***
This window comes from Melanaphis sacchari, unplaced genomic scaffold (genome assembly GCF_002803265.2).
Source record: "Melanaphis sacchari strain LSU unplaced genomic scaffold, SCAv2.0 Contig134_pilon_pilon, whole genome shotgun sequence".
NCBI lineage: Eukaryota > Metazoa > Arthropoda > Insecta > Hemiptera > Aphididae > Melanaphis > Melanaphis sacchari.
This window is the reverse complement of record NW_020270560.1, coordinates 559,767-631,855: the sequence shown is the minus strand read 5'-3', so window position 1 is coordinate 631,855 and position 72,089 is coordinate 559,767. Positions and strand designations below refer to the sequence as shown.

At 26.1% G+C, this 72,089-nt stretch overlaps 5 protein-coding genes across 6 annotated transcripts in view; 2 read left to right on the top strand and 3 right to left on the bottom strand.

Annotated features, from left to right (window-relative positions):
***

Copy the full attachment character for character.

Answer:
This window comes from Melanaphis sacchari, unplaced genomic scaffold (genome assembly GCF_002803265.2).
Source record: "Melanaphis sacchari strain LSU unplaced genomic scaffold, SCAv2.0 Contig134_pilon_pilon, whole genome shotgun sequence".
NCBI lineage: Eukaryota > Metazoa > Arthropoda > Insecta > Hemiptera > Aphididae > Melanaphis > Melanaphis sacchari.
This window is the reverse complement of record NW_020270560.1, coordinates 559,767-631,855: the sequence shown is the minus strand read 5'-3', so window position 1 is coordinate 631,855 and position 72,089 is coordinate 559,767. Positions and strand designations below refer to the sequence as shown.

At 26.1% G+C, this 72,089-nt stretch overlaps 5 protein-coding genes across 6 annotated transcripts in view; 2 read left to right on the top strand and 3 right to left on the bottom strand.

Annotated features, from left to right (window-relative positions):